I know that reading the newspaper and watching the news can lead one into saying: "It is all going to hell in a hand basket. What positive difference can I make?"
But we can be "keepers of the flame" and make a positive difference. Don't give in to negativity!
As most of you know I like to tell stories in my Sunday lessons. I believe that real life stories of people going through 'stuff' in the modern world can bring home points and show solutions that work. What is the point of our faith if it does not work in difficult situations?
So here is a real life true story: When my older children played sports, it was not always the best experience to say the least. In some cases winning at almost all costs seemed to be stressed. Parents would have major temper tantrums if an umpire made a call which did not go the parents' way. Many kids on the team seemed to sit on the bench for almost the entire game. The time commitments required for practice and games seemed very unrealistic. And most importantly: It seemed that FUN often had been driven out of youth sports.
Well, this Fall it was time to sign up my four-year-old daughter, Therese, for soccer. I did not want Therese to experience any of the above. I searched for a youth sports program that was built on different values than what my older children had experienced, and I did find such a program! This soccer program drives home a key Unity point ("Change your thinking and you change your life) in the following ways:
--The program is called i9, and this stands for nine "I AM" values, including: I am a good team member, a good sportsperson who follows the rules, a person of courage, a person who shares, a person who values more than just winning, a person who plays sports to have fun, a person who shares, etc. (Each week a different value is stressed.)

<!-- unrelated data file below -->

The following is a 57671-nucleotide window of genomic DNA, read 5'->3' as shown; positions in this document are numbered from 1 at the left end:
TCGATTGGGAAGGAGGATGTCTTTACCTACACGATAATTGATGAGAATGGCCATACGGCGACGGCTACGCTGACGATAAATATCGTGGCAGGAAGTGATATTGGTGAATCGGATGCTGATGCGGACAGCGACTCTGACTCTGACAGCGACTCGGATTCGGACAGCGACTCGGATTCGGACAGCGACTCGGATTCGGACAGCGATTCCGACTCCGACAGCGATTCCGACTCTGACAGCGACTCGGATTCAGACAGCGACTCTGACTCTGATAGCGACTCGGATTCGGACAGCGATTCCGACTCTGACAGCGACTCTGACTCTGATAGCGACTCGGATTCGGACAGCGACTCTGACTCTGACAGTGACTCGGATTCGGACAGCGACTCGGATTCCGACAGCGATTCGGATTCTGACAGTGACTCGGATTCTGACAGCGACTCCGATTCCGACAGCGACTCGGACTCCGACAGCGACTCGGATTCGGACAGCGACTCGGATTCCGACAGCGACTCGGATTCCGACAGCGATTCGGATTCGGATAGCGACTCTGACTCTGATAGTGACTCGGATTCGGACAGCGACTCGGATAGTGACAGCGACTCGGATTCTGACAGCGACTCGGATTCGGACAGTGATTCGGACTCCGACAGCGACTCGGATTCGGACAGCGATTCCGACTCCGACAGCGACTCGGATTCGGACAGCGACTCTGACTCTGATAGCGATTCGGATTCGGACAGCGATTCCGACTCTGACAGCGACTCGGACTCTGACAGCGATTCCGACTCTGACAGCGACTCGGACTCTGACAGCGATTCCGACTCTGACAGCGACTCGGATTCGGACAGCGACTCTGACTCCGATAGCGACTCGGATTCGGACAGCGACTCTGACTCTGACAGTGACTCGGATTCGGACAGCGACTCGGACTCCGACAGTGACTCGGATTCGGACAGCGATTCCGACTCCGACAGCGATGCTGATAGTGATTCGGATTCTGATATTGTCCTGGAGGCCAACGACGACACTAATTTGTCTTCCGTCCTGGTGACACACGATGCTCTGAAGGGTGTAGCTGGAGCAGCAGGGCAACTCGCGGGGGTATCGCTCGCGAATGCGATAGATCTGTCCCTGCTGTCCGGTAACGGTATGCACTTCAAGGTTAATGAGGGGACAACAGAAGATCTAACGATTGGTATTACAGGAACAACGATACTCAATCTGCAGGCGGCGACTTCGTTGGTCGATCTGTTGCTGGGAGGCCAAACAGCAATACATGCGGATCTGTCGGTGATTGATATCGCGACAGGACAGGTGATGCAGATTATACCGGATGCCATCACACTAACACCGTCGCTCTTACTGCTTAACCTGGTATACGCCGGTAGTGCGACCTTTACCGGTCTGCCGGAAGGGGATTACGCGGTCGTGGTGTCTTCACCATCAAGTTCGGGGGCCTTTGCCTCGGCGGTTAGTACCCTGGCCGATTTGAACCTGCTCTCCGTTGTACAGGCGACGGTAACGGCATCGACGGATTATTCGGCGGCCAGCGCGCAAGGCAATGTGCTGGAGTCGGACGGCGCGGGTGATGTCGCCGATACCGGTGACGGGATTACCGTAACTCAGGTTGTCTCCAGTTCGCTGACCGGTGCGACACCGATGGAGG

--Parents do NOT yell at umpires and coaches. In fact, when the other team scores a goal, parents on our team also cheer!
--All the children get to play, and nobody is a bench sitter!
--Having fun is stressed! (What are sports if they are not fun?).
--The time required for practices and games are reasonable and parents and kids are not expected to give over half their liives-- or more-- to soccer.
The point is that it was possible to build a youth sports program that did NOT exhibit the negatives I mentioned above. I believe that this principle applies to more than youth sports. We can create a culture and world that respects and enhances the values we treasure. We can make a positive difference by living these values and passing them on. As Gandhi said, "Be the change you want to see."
Rev. Dr. Rick Belous
Unity Center of Tulsa